Indigenous Negotiations - Part Two
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By Vince McElhinny
Editor’s Note: In the summer of 2018, Conservation International (CI) held a weeklong workshop on Indigenous negotiation training and exchange with partners in Laikipia County, Kenya. In this two-part series (read part one here), Vince McElhinny describes the experiences of two Kenyan indigenous partners defending their rights in the context of negotiations with development projects on their lands.
Lewauso – Maasai unity to preserve a landscape
As we know from experiences in other conservation activities, indigenous communities are never a homogeneous block, and negotiations capacity building must be handled differently for different stakeholder groups. An example of this comes from a field visit on the 2nd day of the workshop to the Lewuaso community, located in the mid-western part of Laikipia County.
From the male community members, we learned how the community had negotiated with the power company to give up land to make way for a high voltage transmission line. Pointing to the string of transmission towers along the horizon, the men from the Lewuaso community carefully pieced together the story of how they signed over their land in exchange for a lump sum - a deal most felt pressured to accept.
The Maasai people rely heavily on livestock for currency, and in the midst of a severe drought in 2017, the community used the little money that was compensated to them by the electricity company to buy new livestock and pay legal fees resulting from a grazing conflict rather than paying for their children's school. Similar complaints were heard from affected Samburu and Turkana peoples to the North.
It became clear that many were unhappy, but there were divisions among the leaders about why.
When the women were asked if they benefited from the royalties paid by Kenya Electric Transmission Company (Ketraco) to build the high voltage power line, they answered "yes" in unison. When Martha Ntiopo, a Maasai woman from Tanzania, former CI fellow and one of the workshop participants went to the women one-by-one, however, the women told her that their husbands kept the portion of royalties that was supposed to come to them or to be spent on their children.
Martha then stood to address the men, "From Maasai to Maasai, you have settled for less than you could have. You are divided. The women told me they knew less of the compensation that only the men speak of. How can Maasai not be unified in the face of these challenges?"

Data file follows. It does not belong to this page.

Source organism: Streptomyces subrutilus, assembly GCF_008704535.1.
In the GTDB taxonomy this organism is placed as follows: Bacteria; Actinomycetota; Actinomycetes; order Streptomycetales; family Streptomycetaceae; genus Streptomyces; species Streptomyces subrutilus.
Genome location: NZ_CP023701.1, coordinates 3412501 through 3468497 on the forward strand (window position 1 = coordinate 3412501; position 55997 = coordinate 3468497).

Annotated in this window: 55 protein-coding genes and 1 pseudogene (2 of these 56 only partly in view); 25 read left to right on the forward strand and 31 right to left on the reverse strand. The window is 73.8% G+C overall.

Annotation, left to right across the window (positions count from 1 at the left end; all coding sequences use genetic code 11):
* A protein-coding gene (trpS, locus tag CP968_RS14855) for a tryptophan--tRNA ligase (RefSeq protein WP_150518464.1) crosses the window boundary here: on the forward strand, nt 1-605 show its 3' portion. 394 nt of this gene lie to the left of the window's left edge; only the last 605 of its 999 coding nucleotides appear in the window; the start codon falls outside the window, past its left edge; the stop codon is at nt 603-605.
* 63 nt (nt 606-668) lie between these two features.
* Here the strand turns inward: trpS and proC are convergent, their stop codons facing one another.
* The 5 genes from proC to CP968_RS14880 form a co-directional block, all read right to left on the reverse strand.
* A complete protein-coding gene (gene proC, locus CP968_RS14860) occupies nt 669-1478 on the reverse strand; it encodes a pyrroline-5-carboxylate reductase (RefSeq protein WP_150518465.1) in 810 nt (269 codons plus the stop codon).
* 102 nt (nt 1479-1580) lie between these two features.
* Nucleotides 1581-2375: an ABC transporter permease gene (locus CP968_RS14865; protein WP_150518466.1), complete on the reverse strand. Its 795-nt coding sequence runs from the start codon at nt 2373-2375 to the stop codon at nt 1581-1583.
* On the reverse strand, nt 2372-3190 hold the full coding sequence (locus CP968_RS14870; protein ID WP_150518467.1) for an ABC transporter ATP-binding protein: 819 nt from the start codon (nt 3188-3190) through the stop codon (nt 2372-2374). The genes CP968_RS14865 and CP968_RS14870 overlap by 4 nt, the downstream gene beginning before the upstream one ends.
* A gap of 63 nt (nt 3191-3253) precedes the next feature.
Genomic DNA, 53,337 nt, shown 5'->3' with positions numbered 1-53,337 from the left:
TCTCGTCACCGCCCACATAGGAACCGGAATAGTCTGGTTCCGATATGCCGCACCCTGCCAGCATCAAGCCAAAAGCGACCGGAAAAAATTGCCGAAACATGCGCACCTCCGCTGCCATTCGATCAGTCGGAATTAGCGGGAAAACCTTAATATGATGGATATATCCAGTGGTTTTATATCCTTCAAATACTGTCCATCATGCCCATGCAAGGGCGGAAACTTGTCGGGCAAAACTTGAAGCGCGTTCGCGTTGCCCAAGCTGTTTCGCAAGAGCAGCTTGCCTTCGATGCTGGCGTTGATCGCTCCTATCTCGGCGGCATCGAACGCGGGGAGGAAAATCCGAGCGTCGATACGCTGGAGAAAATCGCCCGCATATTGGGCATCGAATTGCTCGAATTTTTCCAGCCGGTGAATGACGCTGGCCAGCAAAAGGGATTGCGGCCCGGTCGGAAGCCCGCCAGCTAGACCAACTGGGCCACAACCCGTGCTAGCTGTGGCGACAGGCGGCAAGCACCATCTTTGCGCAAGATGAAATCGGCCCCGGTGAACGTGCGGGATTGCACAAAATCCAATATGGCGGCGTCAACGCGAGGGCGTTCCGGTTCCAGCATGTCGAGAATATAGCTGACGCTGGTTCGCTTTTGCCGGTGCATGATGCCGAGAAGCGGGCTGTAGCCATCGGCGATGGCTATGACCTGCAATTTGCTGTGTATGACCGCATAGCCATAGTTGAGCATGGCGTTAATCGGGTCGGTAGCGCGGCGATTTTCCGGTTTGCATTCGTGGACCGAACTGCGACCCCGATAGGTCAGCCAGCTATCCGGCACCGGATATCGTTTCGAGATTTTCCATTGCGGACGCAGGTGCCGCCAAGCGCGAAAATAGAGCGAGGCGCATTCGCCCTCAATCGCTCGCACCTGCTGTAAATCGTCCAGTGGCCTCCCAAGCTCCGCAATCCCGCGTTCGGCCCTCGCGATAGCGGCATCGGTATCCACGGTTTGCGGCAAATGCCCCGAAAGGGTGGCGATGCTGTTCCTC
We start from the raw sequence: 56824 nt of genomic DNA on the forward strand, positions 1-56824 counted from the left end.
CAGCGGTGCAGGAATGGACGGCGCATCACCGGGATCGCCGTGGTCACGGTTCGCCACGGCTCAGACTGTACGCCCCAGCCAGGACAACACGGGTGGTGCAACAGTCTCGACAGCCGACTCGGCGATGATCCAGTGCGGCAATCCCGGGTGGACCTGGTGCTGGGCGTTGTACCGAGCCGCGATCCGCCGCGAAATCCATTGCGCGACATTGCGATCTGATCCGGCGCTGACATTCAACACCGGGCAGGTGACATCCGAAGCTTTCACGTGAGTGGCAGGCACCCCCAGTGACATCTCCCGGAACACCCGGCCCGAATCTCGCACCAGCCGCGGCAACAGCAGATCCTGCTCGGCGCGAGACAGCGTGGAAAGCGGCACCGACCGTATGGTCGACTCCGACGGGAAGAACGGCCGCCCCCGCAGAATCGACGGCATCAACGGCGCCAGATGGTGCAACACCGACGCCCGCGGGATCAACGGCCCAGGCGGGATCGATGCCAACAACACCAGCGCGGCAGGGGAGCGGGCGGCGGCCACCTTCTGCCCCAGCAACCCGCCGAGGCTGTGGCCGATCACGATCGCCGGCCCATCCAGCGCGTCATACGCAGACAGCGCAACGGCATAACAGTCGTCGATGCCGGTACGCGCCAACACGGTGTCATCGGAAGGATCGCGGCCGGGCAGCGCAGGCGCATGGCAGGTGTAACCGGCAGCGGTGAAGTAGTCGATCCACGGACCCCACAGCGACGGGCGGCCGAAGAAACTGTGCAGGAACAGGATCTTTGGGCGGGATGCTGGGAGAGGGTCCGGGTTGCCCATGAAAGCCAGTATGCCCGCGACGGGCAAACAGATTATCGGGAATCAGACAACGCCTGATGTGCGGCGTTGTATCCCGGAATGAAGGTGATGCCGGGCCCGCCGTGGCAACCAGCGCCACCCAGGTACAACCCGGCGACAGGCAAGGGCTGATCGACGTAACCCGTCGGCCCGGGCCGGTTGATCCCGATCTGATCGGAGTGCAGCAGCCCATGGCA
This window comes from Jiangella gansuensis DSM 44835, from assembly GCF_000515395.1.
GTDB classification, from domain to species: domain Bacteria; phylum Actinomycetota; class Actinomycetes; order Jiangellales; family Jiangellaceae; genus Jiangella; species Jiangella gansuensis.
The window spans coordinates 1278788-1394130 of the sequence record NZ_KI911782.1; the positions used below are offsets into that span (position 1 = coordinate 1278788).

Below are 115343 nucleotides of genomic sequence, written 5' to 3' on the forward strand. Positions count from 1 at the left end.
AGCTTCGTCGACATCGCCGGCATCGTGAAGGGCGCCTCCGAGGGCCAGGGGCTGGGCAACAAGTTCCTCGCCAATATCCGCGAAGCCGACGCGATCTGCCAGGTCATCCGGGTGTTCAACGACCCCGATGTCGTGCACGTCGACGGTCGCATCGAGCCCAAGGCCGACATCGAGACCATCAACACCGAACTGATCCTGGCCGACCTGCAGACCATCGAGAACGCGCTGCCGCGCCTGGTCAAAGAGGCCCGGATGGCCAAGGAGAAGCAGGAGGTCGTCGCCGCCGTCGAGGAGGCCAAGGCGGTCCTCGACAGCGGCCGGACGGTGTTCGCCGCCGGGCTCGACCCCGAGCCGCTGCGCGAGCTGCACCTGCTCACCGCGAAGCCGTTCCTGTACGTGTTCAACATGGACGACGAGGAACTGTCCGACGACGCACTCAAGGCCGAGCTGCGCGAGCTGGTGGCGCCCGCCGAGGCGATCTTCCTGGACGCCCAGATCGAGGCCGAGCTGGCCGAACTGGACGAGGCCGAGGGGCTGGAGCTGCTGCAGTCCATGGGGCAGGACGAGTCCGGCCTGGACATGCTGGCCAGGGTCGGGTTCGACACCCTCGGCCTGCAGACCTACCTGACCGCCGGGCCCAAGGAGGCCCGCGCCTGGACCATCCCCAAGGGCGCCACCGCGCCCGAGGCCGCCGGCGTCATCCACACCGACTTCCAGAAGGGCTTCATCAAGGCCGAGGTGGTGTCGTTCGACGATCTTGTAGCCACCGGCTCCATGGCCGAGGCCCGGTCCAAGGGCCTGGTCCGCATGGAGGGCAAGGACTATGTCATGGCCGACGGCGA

A new threat loomed that only added a greater sense of urgency to our discussion: a large dam is planned on the nearby Ewuaso River, which will flood community land and restrict access to sacred resources.
As herders and farmers, Lewuaso families are also beekeepers, successfully using their traditional knowledge to supplement their income by harvesting and producing a high quality honey. The beehives are placed inside hollowed out logs and hung inside Acacia trees, which grow alongside the riverbanks. The riverbanks are also the source of medicinal plants and are considered sacred by Lewuaso elders. The proposed dam would flood an estimated 2700 hectares of land, including parts of their Group Ranch, the river banks they depend on for their livelihoods, and a 500 acre conservancy recently established by several communal ranches.
The Lewauso story that was shared among allies illustrates several key insights. In negotiations, not all stakeholder groups are created equal, and although the natural inclination might be to think of an indigenous community as a homogeneous block united by common interests, successful capacity building must address inequities within the community. Secondly, unity of purpose is one of the core negotiation principles that our workshop was designed to reinforce. Without it, few negotiations succeed. Finally, negotiated agreements are happening across critical landscapes and seascapes of the global south, but not necessarily in ways that fulfill the spirit of the rights associated with FPIC or ensure protection of natural resources.
Building a negotiation training for indigenous partners
Like many indigenous groups across East Africa, the fate of their land is dependent on their capacity to defend their rights. Indigenous foresters, farmers and fishers are fighting to secure their resource rights in every place CI works. Indigenous people safeguard one fifth of all tropical forest carbon and much of world's biodiversity Partnership with indigenous negotiators and the communities they represent is crucial for safeguarding nature's multiple benefits for society.
The regional workshop in Kenya is the first in a planned series of training and learning exchanges to inform the design of an Indigenous Negotiation Training of Trainers program. The next exchange is planned with Asian Indigenous Peoples Pact (AIPP) in Chiang Rai, Thailand in early January, and plans are underway for a third workshop in Peru later in 2019.